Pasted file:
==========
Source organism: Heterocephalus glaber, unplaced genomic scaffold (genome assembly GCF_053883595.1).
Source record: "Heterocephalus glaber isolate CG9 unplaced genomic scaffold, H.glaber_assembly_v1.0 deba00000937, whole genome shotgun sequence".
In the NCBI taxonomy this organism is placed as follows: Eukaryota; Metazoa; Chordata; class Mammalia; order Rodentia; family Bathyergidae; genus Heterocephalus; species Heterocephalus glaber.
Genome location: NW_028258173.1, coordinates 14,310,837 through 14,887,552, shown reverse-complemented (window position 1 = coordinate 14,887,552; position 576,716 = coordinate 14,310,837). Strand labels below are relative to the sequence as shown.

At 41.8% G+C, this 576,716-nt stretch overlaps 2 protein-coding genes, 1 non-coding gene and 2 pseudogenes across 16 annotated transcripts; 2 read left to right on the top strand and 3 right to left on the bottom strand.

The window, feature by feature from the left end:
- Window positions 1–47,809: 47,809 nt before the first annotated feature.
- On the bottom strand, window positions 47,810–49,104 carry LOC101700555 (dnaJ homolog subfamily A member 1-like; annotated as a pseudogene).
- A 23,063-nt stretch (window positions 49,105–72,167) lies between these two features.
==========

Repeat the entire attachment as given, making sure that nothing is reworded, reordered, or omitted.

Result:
Source organism: Heterocephalus glaber, unplaced genomic scaffold (genome assembly GCF_053883595.1).
Source record: "Heterocephalus glaber isolate CG9 unplaced genomic scaffold, H.glaber_assembly_v1.0 deba00000937, whole genome shotgun sequence".
In the NCBI taxonomy this organism is placed as follows: Eukaryota; Metazoa; Chordata; class Mammalia; order Rodentia; family Bathyergidae; genus Heterocephalus; species Heterocephalus glaber.
Genome location: NW_028258173.1, coordinates 14,310,837 through 14,887,552, shown reverse-complemented (window position 1 = coordinate 14,887,552; position 576,716 = coordinate 14,310,837). Strand labels below are relative to the sequence as shown.

At 41.8% G+C, this 576,716-nt stretch overlaps 2 protein-coding genes, 1 non-coding gene and 2 pseudogenes across 16 annotated transcripts; 2 read left to right on the top strand and 3 right to left on the bottom strand.

The window, feature by feature from the left end:
- Window positions 1–47,809: 47,809 nt before the first annotated feature.
- On the bottom strand, window positions 47,810–49,104 carry LOC101700555 (dnaJ homolog subfamily A member 1-like; annotated as a pseudogene).
- A 23,063-nt stretch (window positions 49,105–72,167) lies between these two features.